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  1. #1
    C J Karira
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    Shanghai pushing for more transparency

    As reported by Chow How Ban in on 17 May 2008:
    Shanghai pushing for more transparency

    Shanghai pushing for more transparency

    New guidelines on the dissemination of government information gives the public more right to information and to better understand its economic and social development policies.

    GONE are the days of messengers conveying important policy to lower-level government departments.

    The free flow dissemination of information has increased in China over the last few decades with the open policy by the Chinese government.
    One can easily gain access to public information in print and electronic media and official government websites.

    Notices on a new social security scheme and its perks will be posted in neighbourhoods for ordinary people who can’t afford newspapers, a television or broadband services.

    It has long been China's agenda to guide its people to better understand its economic and social development policies, via state media – in the forms of a range of local newspapers and TV stations.

    As the worldwide web blossomed over the years and with the influx of private and independent e-media, provincial and city governments have followed suit by opening its online portals to provide more options for Netizens.

    Several major policies on dissemination of information have steered Shanghai and other Chinese cities to work harder to update their bulletin boards, electronic info boards, websites and other platforms everyday.

    Effective May 1, Shanghai adopted new guidelines on dissemination of government information, giving more punch to streamline government leaders and servants’ duty of safeguarding the public right to information.

    Shanghai legal affairs department chief Liu Ping told a press conference last month that the city had made tremendous progress in pushing for more transparent governance since the government began its efforts in 2004.

    “The level of public participation in the city has increased. Even though other provinces and cities may have started their efforts in this respect earlier than us, the demand of information by their residents is not as great because of the pressure their governments exert,” he said.

    According to Liu, the city received 112 counter proposals from the public on the information dissemination policy in 2006, compared with 227 last year.

    As for grouses on the city’s administrative matters, he said there had been a good sign as the government only received 154 reports in the past four years.

    In its implementation of the policy, the city government will make it a priority to make information public but if the information is not meant to be public, then the government will consider it on a case-by-case basis.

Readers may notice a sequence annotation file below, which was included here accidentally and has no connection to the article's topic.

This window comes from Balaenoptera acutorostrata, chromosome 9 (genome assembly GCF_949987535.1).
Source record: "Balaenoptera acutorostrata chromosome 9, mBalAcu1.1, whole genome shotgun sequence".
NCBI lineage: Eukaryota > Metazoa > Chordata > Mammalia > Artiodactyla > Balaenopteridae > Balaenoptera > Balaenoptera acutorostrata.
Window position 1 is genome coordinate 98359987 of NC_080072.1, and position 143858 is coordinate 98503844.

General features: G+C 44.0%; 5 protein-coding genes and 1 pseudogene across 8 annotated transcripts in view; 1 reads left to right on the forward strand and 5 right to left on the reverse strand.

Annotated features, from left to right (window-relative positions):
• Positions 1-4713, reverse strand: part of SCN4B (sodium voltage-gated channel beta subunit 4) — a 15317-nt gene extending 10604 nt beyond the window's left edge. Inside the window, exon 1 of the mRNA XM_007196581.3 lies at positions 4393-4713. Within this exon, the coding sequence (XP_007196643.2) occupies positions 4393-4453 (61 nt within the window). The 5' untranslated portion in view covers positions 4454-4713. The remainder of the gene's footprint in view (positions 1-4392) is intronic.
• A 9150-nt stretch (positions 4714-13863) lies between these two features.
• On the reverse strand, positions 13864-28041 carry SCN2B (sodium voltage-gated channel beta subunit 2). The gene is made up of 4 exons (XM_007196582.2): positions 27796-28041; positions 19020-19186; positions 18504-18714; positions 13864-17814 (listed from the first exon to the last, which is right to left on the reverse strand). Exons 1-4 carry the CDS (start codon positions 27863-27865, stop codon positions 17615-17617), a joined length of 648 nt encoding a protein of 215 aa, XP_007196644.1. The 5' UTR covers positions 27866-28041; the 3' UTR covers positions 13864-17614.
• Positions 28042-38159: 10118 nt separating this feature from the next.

“When releasing information, officials will determine if that information is public or not. Public information are related to issues in the interest of the nation and should be available to everyone, while non-public information are that of individual or corporate interests,” Liu said.

    However, any information that may “ruin” the social order as well as the economic and safety interests of the nation will not be released.

    Shanghai topped the list of provinces and cities in China when it came to dissemination of information in the last four years.

    Shanghai information commission vice-chief Liu Jian said basically the city would have to concentrate on opening up more channels to reach a larger audience.

    “Currently, we have eight major channels, including the government’s website, spokesman policy, “residents’ mailbox” and the city’s archives department. We will surely improve all these platforms to meet the demand of the public,” he said.

    More work will be done to streamline all government transactions at one-stop service counters and computerise all administrative systems to facilitate the public in making inquiries and applications, and monitoring the government better, he said.

    On what kind of action can be taken against officials who fail to disclose public information, Liu Ping said that one of the reasons for the new guidelines was also to make it clear to them.

    “We have regulations on disciplinary action for failure of information disclosure. For those who don’t disclose information that is supposed to be made public, we will seek public feedback on their bad attitude and make them accountable for their action,” he said.

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  2. #2
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    Re: Shanghai pushing for more transparency

    The authorities in Shanghai seem to be following the dictum of first PM and architect of Singapore (1959-1990) ,Lee Kaun Yew,who coined : Discipline , Development and then Democracy ,in that order. We ,in India, on the other side of spectrum,are the pioneers and masters of reverse engineering,in this case reverse order : Democracy , Development and yet to reach stage Discipline.

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